FIDO at LINE: FIDO2 server as an open-source project

Hello, this is Kyungjoon from the Security R&D team. I work as a FIDO (Fast Identity Online) engineer. Continuing from our last post FIDO at LINE: A First Step to a World Without Passwords, I would like to introduce you to FIDO2, and also share my experiences from participating in the interoperability testing event hosted by the FIDO Alliance earlier this year in March. Lastly I will talk about our very own LINE FIDO2 server, which will be made available as an open-source project.

Make your GitHub contributions calendar greener (featuring Armeria Sprint)!

Hi, there! Do any of you need to make lots and lots of commits to turn your GitHub contribution calendar into a pastureland? If that’s the case, I proudly present Armeria Sprint! Let me give you some ideas on what Armeria Sprint is and share reviews from our enthusiastic participants. You’ve probably come across a sprint at technical […]

FIDO at LINE: A First Step to a World Without Passwords

Getting closer to a world without passwords Today we are happy to announce that LINE has achieved the world’s first FIDO Universal Server certification (as a service provider1) for our authentication server — LINE Authentication Server. With FIDO authentication, LINE users can sign in and authenticate both using biometrics (for example, face and fingerprint), as well as with […]

Buffer overflow in PJSIP, a VoIP open source library

Hi all, I am Youngsung Kim (Facebook, Twitter) of the Application Security team at LINE and am in charge of evaluating security of LINE services. On this post, I’d like to share a vulnerability (CVE-2017-16872, AST-2017-009) of PJSIP, a VoIP open source library. PJSIP is a multimedia communication library based on the following standard protocols; SIP, SDP, RTP, STUN, TURN, and ICE. The Asterisk framework, widely used on IP-PBX and VoPI gateway has an SIP stack implemented based on PJSIP.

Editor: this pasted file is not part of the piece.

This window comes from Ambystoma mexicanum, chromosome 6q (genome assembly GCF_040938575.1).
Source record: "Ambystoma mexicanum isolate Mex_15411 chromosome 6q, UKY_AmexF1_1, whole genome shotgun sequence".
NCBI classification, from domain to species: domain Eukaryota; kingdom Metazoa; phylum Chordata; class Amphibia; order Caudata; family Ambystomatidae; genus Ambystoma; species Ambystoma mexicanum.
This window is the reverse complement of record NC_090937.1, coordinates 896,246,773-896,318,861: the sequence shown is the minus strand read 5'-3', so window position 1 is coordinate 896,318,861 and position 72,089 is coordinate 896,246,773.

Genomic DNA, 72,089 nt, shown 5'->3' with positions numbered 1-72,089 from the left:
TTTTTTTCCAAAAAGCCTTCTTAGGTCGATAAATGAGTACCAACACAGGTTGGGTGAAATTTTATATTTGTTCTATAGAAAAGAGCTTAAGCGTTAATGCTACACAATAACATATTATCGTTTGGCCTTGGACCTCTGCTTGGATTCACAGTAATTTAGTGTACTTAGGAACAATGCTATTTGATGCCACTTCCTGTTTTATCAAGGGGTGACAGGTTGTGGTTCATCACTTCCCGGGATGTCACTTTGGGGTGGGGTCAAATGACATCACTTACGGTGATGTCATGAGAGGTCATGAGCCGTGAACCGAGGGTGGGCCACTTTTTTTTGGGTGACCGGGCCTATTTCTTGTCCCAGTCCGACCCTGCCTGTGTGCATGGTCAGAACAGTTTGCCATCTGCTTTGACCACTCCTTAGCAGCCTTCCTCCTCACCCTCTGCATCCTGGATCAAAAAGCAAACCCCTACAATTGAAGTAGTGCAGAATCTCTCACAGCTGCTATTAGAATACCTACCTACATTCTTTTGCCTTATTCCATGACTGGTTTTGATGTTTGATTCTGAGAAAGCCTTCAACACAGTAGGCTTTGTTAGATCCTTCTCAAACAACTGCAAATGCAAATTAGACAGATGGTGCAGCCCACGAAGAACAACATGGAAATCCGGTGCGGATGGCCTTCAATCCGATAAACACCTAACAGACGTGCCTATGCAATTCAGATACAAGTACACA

The cause of the vulnerability was due to incautiousness about sign extension for Integers in the process of converting signed int to unsigned long when handling client’s SIP requests on 64-bit environment. There was no window to report the security issue to the PJSIP development teams, so I made my report to the Asterisk’s security page. Afterwards, I’ve consulted with George Joseph, an engineer at Asterisk, and the patch (PJSIP patch, Asterisk patch) has been applied on the pjproject v2.7.1. I’d like to express my gratitude to George for processing the patch.

Open-sourcing Armeria

Armeria is an asynchronous RPC/API client-server implementation built on top of Java 8 and Netty that went open-source last November under Apache License 2.0 by LINE Corporation. Its primary goal is to help engineers build high-performance asynchronous Thrift clients and servers that use HTTP/2 as a session layer protocol, although it is designed to be protocol-agnostic and highly extensible (for example, you can serve a directory of static files via HTTP/2 and run Java EE web applications).

In this post, I’d like to focus on the steps that were taken to open-source an internal project rather than the technical aspect. If you are interested in the technical details of Armeria, you might want to check out the following slides presented last February during the 14th LINE Developer Meetup: